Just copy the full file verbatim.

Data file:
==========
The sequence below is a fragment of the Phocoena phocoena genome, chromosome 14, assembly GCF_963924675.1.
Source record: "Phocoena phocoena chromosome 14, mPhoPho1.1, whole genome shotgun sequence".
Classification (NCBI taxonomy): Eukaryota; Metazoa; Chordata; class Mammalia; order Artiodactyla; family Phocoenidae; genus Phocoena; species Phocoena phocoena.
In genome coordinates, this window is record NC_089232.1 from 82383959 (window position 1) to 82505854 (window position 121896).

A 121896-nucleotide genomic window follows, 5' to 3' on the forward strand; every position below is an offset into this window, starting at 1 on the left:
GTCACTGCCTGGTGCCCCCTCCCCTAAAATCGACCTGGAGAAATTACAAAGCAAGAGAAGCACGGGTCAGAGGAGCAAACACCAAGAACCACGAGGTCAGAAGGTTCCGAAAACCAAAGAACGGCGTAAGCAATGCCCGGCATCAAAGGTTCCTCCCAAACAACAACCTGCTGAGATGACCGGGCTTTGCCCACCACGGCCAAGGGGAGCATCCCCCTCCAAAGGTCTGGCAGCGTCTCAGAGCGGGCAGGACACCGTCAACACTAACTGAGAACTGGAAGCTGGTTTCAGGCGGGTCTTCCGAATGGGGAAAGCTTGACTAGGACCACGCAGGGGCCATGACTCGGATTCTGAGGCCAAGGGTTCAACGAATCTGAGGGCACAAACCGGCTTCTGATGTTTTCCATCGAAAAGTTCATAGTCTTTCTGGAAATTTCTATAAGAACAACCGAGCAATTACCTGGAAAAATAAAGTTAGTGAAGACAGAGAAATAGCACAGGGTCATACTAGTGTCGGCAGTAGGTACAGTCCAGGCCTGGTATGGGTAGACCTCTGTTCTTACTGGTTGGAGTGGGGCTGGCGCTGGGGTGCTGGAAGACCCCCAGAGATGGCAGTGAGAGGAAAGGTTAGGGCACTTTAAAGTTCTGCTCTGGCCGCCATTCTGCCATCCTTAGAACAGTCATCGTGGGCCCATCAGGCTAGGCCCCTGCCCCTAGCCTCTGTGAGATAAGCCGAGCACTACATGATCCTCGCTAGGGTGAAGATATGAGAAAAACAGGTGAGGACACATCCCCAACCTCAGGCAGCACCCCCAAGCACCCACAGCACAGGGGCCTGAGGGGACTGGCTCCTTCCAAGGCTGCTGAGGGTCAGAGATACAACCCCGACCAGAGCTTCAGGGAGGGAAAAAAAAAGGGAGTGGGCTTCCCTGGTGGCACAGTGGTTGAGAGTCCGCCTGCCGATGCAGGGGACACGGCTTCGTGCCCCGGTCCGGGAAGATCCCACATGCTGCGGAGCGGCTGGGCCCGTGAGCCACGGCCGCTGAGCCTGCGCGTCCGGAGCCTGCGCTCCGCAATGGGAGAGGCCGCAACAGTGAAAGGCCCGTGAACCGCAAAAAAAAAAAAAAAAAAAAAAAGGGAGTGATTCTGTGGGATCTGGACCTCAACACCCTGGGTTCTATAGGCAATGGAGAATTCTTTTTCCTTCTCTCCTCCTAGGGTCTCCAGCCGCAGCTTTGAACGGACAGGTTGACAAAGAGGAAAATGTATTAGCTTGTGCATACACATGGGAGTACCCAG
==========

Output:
The sequence below is a fragment of the Phocoena phocoena genome, chromosome 14, assembly GCF_963924675.1.
Source record: "Phocoena phocoena chromosome 14, mPhoPho1.1, whole genome shotgun sequence".
Classification (NCBI taxonomy): Eukaryota; Metazoa; Chordata; class Mammalia; order Artiodactyla; family Phocoenidae; genus Phocoena; species Phocoena phocoena.
In genome coordinates, this window is record NC_089232.1 from 82383959 (window position 1) to 82505854 (window position 121896).

A 121896-nucleotide genomic window follows, 5' to 3' on the forward strand; every position below is an offset into this window, starting at 1 on the left:
GTCACTGCCTGGTGCCCCCTCCCCTAAAATCGACCTGGAGAAATTACAAAGCAAGAGAAGCACGGGTCAGAGGAGCAAACACCAAGAACCACGAGGTCAGAAGGTTCCGAAAACCAAAGAACGGCGTAAGCAATGCCCGGCATCAAAGGTTCCTCCCAAACAACAACCTGCTGAGATGACCGGGCTTTGCCCACCACGGCCAAGGGGAGCATCCCCCTCCAAAGGTCTGGCAGCGTCTCAGAGCGGGCAGGACACCGTCAACACTAACTGAGAACTGGAAGCTGGTTTCAGGCGGGTCTTCCGAATGGGGAAAGCTTGACTAGGACCACGCAGGGGCCATGACTCGGATTCTGAGGCCAAGGGTTCAACGAATCTGAGGGCACAAACCGGCTTCTGATGTTTTCCATCGAAAAGTTCATAGTCTTTCTGGAAATTTCTATAAGAACAACCGAGCAATTACCTGGAAAAATAAAGTTAGTGAAGACAGAGAAATAGCACAGGGTCATACTAGTGTCGGCAGTAGGTACAGTCCAGGCCTGGTATGGGTAGACCTCTGTTCTTACTGGTTGGAGTGGGGCTGGCGCTGGGGTGCTGGAAGACCCCCAGAGATGGCAGTGAGAGGAAAGGTTAGGGCACTTTAAAGTTCTGCTCTGGCCGCCATTCTGCCATCCTTAGAACAGTCATCGTGGGCCCATCAGGCTAGGCCCCTGCCCCTAGCCTCTGTGAGATAAGCCGAGCACTACATGATCCTCGCTAGGGTGAAGATATGAGAAAAACAGGTGAGGACACATCCCCAACCTCAGGCAGCACCCCCAAGCACCCACAGCACAGGGGCCTGAGGGGACTGGCTCCTTCCAAGGCTGCTGAGGGTCAGAGATACAACCCCGACCAGAGCTTCAGGGAGGGAAAAAAAAAGGGAGTGGGCTTCCCTGGTGGCACAGTGGTTGAGAGTCCGCCTGCCGATGCAGGGGACACGGCTTCGTGCCCCGGTCCGGGAAGATCCCACATGCTGCGGAGCGGCTGGGCCCGTGAGCCACGGCCGCTGAGCCTGCGCGTCCGGAGCCTGCGCTCCGCAATGGGAGAGGCCGCAACAGTGAAAGGCCCGTGAACCGCAAAAAAAAAAAAAAAAAAAAAAAGGGAGTGATTCTGTGGGATCTGGACCTCAACACCCTGGGTTCTATAGGCAATGGAGAATTCTTTTTCCTTCTCTCCTCCTAGGGTCTCCAGCCGCAGCTTTGAACGGACAGGTTGACAAAGAGGAAAATGTATTAGCTTGTGCATACACATGGGAGTACCCAG